Monday, June 18, 2007

Did you give Dad something PRACTICAL?

I was feeling pretty good about our gifts to Dad until he told me of a commercial he heard in the middle of the night last week on the radio. "Give your father something practical this year for Father's Day." It goes on to say that the practical idea for a gift is a colonoscopy.

I laughed. I laughed outloud. If I said "Happy Father's Day Dad. I love you so I scheduled a colonoscopy for you" he'd presume I hated him. Like that is an experience you would thank your kids for? Annnnd, aren't doctors suppose to write an order for medical tests based on need and not just age?

So here is my pet peeve in a not-so-small nutshell. I really get aggrevated when I am watching television and see a commercial for some particular prescription drug. The pharmaceutical companies are going straight to the consumer to boost sales. "Ask your doctor about..." they instruct. Since when does a commercial dictate what a patient needs? Talk about a blind diagnosis. And don't believe for a minute the doctors won't write the script if it's not needed.

Ever heard of malpractice suits? If a patient presents with any of the symptoms, you can bet the physician will write the script to CHT-cover his tail. Pharmaceutical companies know this. They bank on the fear of the almighty mal-practice law suit.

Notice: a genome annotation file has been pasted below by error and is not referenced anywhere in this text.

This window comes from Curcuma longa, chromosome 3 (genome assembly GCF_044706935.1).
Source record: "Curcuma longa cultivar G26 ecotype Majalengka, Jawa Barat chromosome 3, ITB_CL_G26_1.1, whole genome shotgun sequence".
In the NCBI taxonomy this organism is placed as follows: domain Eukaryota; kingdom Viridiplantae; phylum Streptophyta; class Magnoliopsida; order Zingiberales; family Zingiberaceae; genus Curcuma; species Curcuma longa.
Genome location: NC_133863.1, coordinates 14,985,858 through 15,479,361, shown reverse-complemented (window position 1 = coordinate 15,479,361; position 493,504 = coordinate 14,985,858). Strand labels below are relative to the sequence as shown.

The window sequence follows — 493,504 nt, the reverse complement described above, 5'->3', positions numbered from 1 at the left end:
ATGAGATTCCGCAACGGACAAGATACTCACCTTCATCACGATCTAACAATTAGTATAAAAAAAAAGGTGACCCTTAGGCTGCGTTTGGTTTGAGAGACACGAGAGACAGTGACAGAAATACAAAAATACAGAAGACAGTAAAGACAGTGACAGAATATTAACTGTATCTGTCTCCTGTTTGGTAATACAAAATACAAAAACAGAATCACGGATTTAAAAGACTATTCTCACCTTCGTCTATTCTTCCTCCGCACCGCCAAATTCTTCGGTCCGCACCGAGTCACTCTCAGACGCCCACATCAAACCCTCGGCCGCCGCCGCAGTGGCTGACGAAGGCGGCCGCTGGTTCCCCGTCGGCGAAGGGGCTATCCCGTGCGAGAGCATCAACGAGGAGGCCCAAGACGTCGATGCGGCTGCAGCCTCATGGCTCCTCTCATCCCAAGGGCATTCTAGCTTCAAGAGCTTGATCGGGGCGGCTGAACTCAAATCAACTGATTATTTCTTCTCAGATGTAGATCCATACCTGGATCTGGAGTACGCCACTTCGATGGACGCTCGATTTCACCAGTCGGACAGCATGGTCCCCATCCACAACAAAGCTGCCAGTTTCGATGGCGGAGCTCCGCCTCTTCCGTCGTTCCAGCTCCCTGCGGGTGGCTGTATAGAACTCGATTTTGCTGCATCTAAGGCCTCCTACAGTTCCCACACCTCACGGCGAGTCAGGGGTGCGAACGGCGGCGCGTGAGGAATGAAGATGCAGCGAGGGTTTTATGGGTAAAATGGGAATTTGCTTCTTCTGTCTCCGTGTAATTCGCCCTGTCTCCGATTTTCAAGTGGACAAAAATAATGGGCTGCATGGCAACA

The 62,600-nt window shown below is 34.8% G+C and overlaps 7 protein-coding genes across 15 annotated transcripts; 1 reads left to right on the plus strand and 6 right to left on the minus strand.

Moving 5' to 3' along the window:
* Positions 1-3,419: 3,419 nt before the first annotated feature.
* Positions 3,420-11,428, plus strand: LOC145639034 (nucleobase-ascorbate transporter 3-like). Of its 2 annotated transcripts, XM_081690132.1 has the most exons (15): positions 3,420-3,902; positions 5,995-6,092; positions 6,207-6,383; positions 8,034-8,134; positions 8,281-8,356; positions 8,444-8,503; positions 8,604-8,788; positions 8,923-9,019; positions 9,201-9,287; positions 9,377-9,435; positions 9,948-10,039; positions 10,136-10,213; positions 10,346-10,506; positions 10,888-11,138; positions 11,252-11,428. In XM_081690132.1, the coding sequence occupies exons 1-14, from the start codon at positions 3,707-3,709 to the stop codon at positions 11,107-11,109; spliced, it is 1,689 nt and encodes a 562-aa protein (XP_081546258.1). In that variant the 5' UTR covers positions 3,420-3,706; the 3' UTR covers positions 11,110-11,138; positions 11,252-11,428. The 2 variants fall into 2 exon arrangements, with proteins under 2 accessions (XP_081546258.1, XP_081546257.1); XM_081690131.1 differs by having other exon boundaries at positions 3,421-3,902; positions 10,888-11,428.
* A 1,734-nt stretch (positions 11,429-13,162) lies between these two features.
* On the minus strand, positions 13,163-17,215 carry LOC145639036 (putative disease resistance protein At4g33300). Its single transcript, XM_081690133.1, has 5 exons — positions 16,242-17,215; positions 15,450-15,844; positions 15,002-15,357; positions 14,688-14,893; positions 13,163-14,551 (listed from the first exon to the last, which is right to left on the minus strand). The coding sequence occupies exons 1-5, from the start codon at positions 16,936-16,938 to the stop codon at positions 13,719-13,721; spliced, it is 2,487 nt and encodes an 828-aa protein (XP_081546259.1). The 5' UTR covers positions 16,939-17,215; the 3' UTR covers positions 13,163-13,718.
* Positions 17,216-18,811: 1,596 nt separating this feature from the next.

And while you're watching these commercials for drugs-er, medications, have you noticed the list of side effects? I forget the name of the drug by the time the side effects have been listed. Who in their right mind would attempt to take some of these pills?

Bottom line. There are some medications that are needed. I've taken PTU for gestational hyperthyroidism. That is a condition life style change and diet change won't cure. In those cases, I am all for medication. Take for instance, the purple pill, designed to eliminate heart burn. It doesn't. As long as you take it, it works. Welcome to a life time commitment. However, not consuming the foods that are causing the heartburn and a proper diet change could eliminate the need in the first place for the purple little pill.

Back to the colonoscopy. Just because you are a certain age, doesn't make you an automatic candidate for tests. Mammograms, according to the latest information, are more of a risk than it is a diagnostic tool for breast cancer. Yet, once a woman reaches the age of 35, she gets "the talk" from her physician. I believe if someone presents with symptoms, they are a candidate based on their symptoms. Not just because they are a certain age. Do some of these test catch illnesses early? They can. I am not argueing that some have had great success with them. However, I don't believe a patient needs to be given tests or certain medications based on age alone.

The over stimulation of medical tests, procedures, precautions and commercials have produced a knowledgable society, but not a healthier one. It's time to go back to using common sense. Eat right. Get proper rest. Exercise. Take control of your health instead of placing it in the hands of your pharmacist. Oh, and another common sense idea. Don't get your Dad a colonoscopy for Fathers's Day. He will remember that one for the rest of his life. But for all the wrong reasons.